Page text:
For those who have not played the first game in the series, Battlefleet Gothic: Armada II predominantly revolves around massive space battles that are played out on a 2D plane, avoiding any of that complicated manoeuvring through three planes. Take away the back drop, which I have to say are incredibly impressive and atmospheric in this sequel, and you could simply be looking at ships on the sea, or tanks moving across the land. The spaceships have different movement properties from type to type and faction to faction, but generally they move a lot like ships at sea, and much of the combat will involve manoeuvring the spaceships, either alone or grouped into fleets, into range and facing the right direction. Of course it is much more complex than that, and indeed newcomers may find the steep learning curve a struggle, but those are the basics.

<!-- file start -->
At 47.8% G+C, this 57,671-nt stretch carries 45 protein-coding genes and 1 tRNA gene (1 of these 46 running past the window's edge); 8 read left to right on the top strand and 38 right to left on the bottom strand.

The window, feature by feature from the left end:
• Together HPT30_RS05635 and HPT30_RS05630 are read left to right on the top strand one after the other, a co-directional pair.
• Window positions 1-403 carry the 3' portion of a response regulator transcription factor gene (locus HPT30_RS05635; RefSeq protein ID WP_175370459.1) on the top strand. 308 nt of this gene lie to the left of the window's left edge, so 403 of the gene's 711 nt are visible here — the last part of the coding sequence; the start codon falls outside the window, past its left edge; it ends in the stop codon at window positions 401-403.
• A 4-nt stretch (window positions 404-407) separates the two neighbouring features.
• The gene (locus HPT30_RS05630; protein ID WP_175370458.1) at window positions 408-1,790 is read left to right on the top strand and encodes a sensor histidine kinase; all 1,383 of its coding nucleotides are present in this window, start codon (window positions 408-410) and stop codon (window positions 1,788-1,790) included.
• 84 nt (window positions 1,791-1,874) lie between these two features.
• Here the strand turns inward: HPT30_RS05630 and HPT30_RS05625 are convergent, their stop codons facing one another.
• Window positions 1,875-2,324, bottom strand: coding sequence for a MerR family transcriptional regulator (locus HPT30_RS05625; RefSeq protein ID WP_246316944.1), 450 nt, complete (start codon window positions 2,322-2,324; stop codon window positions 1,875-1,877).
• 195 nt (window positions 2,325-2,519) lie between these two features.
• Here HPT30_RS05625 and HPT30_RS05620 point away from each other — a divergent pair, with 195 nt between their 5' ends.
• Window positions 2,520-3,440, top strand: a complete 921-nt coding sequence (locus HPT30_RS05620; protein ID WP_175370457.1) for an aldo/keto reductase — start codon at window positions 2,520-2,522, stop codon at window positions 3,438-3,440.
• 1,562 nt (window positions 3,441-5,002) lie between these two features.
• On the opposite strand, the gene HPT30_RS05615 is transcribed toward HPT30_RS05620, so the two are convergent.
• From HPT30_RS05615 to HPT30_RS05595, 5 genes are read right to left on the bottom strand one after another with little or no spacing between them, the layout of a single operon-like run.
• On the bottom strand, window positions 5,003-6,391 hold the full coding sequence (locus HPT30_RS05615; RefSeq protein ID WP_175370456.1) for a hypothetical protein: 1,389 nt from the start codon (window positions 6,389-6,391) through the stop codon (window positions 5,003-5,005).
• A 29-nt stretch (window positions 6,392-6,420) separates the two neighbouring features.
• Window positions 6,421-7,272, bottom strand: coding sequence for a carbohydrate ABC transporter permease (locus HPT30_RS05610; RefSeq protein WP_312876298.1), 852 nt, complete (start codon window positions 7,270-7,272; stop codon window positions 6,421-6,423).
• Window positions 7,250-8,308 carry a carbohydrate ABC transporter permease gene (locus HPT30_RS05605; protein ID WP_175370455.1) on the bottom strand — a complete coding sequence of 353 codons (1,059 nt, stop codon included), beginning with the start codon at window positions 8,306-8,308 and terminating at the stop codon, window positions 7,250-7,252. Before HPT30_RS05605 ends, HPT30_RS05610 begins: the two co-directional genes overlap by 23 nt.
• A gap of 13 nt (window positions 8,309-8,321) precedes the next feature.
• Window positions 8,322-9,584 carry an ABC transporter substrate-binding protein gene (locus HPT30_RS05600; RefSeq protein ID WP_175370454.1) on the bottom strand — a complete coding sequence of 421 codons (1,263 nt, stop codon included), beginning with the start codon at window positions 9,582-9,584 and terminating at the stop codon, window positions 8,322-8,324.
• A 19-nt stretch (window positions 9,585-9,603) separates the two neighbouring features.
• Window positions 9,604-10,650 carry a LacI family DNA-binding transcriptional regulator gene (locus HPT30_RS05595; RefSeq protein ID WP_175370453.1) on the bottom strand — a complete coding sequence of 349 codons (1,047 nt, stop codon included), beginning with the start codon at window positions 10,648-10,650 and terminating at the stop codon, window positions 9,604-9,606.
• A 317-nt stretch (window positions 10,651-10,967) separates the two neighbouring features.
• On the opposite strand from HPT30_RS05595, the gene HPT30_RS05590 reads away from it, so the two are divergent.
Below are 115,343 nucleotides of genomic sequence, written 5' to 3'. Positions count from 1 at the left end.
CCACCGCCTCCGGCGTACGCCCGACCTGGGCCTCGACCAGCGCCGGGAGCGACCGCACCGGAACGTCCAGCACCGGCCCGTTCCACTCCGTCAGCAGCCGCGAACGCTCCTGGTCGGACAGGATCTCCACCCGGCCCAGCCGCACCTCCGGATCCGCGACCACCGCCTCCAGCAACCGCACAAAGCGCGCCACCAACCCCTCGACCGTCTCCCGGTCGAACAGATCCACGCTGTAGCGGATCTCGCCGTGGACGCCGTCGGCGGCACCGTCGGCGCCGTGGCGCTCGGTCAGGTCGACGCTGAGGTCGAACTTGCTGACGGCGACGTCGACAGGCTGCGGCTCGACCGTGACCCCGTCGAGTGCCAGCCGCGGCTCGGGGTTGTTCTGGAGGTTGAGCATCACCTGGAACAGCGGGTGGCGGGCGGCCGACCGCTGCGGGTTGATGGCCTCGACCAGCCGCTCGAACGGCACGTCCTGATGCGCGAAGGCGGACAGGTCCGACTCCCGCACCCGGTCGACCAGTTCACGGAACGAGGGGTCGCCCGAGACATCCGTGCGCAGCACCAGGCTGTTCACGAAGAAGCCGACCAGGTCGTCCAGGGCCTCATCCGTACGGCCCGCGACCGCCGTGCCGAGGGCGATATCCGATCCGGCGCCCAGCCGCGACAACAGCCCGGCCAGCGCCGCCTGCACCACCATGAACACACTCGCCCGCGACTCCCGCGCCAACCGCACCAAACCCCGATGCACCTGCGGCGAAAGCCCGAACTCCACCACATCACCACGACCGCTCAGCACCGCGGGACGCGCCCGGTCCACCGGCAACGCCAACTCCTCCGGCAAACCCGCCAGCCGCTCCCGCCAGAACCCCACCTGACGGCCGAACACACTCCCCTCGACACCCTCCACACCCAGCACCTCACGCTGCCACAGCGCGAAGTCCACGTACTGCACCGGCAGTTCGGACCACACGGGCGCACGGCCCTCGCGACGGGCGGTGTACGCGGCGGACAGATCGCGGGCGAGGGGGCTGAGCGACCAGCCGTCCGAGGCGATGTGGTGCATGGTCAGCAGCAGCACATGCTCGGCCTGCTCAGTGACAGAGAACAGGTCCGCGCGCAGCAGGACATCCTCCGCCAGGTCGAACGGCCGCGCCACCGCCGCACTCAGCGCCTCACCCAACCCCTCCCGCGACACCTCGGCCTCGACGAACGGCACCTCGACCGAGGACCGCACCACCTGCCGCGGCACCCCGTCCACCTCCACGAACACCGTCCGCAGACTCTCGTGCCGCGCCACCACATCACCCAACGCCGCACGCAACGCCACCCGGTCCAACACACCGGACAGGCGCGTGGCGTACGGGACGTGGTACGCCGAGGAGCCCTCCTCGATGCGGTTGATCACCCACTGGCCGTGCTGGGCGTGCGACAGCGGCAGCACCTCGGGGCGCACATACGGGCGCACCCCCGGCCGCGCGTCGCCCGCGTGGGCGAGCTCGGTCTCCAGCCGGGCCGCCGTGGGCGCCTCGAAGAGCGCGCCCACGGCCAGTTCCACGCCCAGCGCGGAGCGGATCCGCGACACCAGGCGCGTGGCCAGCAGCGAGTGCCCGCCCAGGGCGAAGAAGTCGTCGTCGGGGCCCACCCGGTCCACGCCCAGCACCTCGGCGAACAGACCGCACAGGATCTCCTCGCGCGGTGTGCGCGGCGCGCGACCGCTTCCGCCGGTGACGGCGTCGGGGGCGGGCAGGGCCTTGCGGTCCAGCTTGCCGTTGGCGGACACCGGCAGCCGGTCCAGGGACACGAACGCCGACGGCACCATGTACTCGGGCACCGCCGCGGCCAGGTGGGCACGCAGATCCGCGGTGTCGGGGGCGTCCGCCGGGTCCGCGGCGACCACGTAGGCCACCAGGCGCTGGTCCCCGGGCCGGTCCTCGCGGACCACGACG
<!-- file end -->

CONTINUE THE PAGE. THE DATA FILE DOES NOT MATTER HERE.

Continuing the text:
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The battles themselves really are a sight to behold. With the celestial backdrops and occasional terrain features such as giant gas clouds or asteroid belts, which can offer advantages in stealth to the clever commander, watching massive starships slowly manoeuvrer around, with smaller, more agile ships zipping in and out, is incredibly enjoyable. Once the action starts heating up, and both weapon fire and explosions start filling the screen, things get very busy and chaotic, but it all adds to the tension. It has already been seen that Tindalos were capable of making some very good looking ships, but they have gone above and beyond in ensuring that each faction and sub-faction have a fleet of different ships that feel appropriate to them, and they all look really nice.